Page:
A new study conducted by researchers from the University of Montreal explored different types of immunity to COVID-19. According to their findings, consumers over age 50 who become infected with COVID-19 are more likely to have higher antibody levels to protect against the virus than younger adults.
“Everyone who had been infected produced antibodies, but older people produced more than adults under 50 years of age,” said researcher Jean-François Masson. “In addition, antibodies were still present in their bloodstream 16 weeks after their diagnosis.”
Understanding virus immunity
The researchers monitored health outcomes and tracked the antibody levels of 32 adults who had tested positive for COVID-19 to determine their future protection against the virus. Their work showed that older participants were more likely to have higher levels of antibodies than the younger adults involved in the study. The team found that this type of protection against the virus lasted for up to four months after an initial infection.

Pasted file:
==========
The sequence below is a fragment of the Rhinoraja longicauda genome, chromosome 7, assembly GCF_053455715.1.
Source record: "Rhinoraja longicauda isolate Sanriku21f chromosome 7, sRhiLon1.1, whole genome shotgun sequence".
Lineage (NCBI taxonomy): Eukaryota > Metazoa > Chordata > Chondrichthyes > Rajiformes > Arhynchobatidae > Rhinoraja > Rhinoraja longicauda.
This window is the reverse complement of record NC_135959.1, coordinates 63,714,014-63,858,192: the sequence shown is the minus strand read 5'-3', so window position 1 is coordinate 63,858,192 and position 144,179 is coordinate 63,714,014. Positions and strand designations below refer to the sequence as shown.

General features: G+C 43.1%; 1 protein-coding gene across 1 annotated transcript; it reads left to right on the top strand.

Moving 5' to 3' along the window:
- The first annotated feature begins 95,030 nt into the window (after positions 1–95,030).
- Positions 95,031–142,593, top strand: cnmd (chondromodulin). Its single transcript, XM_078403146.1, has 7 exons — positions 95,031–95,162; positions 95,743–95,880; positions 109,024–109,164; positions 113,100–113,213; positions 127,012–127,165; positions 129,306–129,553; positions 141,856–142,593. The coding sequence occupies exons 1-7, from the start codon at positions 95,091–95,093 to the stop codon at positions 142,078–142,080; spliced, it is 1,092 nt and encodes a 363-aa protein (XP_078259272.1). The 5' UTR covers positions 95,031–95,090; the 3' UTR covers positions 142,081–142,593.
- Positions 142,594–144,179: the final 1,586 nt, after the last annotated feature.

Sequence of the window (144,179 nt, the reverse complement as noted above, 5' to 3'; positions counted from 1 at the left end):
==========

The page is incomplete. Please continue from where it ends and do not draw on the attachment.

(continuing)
While the trial was conducted prior to the emergence of the Delta variant, the researchers learned that similar trends popped up when analyzing the participants’ blood samples against the newer strains of the virus. In looking at levels of antibodies and protection against infection, older adults showed greater immunity to the Delta variant than adults under age 50.
“This was determined by measuring the antibodies’ capacity to inhibit the interaction of the Delta variant’s spike protein with the ACE-2 receptor in human cells, which is how we become infected,” said researcher Joelle Pelletier. “We didn’t observe the same phenomenon with the other variants.”
The researchers explained that being vaccinated has been linked to the greatest antibody response to any strain of COVID-19, but more work still needs to be done to best understand how consumers can protect themselves from the virus.